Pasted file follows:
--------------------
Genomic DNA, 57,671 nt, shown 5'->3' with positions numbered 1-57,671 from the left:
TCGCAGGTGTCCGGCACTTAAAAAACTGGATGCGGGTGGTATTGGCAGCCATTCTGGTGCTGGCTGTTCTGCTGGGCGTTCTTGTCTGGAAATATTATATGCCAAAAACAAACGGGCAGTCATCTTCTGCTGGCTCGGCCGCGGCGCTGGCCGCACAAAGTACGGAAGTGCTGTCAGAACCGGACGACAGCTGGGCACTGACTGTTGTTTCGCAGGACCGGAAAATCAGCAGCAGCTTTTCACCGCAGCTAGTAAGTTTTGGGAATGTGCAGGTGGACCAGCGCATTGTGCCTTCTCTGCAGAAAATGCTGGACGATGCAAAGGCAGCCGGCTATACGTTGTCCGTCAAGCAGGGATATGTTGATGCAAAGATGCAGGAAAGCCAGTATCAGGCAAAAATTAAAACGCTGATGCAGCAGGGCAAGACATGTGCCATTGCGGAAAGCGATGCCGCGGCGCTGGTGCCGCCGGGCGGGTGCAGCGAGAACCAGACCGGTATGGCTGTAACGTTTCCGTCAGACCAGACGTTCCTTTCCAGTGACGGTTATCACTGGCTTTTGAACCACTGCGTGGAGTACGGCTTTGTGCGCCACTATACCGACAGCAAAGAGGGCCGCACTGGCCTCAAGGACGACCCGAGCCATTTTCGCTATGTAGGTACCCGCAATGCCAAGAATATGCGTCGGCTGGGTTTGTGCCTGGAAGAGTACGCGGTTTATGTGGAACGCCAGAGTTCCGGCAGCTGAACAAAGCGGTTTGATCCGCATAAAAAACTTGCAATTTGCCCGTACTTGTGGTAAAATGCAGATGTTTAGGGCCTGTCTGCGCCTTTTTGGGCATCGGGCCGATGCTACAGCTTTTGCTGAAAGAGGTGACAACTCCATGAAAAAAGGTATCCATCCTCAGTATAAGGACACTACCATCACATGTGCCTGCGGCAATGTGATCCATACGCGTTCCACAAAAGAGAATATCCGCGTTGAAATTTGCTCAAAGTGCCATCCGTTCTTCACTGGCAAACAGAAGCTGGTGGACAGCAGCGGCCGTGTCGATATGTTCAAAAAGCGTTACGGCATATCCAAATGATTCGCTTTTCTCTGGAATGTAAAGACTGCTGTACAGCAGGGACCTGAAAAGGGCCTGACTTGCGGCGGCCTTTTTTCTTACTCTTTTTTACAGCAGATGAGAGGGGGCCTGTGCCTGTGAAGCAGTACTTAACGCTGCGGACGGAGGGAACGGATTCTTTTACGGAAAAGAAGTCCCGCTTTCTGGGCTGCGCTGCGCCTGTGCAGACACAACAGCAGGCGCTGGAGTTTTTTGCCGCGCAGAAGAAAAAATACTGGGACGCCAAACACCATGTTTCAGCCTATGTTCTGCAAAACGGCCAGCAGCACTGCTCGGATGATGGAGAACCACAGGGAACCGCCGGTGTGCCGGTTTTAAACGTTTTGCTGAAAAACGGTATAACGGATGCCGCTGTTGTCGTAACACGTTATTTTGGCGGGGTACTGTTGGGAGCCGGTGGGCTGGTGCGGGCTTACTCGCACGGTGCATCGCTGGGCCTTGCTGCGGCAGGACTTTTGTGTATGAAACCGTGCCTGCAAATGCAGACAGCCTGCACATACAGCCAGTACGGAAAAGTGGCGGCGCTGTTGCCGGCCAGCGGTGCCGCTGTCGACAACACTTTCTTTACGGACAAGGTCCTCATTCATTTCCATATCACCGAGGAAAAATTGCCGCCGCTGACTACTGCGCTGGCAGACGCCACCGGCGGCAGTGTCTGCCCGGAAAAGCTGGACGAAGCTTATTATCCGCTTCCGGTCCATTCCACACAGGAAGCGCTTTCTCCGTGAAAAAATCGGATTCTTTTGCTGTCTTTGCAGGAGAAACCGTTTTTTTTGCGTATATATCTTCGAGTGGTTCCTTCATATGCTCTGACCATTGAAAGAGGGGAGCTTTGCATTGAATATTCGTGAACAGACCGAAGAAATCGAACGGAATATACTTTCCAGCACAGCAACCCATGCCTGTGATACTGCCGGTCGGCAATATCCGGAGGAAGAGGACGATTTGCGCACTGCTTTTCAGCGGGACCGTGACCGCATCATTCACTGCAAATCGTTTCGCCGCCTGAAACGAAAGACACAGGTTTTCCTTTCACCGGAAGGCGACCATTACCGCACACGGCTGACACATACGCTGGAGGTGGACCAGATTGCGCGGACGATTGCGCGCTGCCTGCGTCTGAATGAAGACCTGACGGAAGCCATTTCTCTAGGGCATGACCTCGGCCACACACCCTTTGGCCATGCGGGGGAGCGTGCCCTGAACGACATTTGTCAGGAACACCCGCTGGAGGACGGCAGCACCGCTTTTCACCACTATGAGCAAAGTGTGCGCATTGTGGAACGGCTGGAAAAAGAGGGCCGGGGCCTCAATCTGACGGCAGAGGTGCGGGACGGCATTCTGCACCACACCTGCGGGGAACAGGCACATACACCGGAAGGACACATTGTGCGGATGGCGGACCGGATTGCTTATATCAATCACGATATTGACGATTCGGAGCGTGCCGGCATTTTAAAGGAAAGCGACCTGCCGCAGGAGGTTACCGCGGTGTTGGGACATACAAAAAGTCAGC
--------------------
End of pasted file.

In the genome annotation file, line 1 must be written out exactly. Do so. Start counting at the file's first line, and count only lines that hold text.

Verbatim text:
Genomic DNA, 57,671 nt, shown 5'->3' with positions numbered 1-57,671 from the left: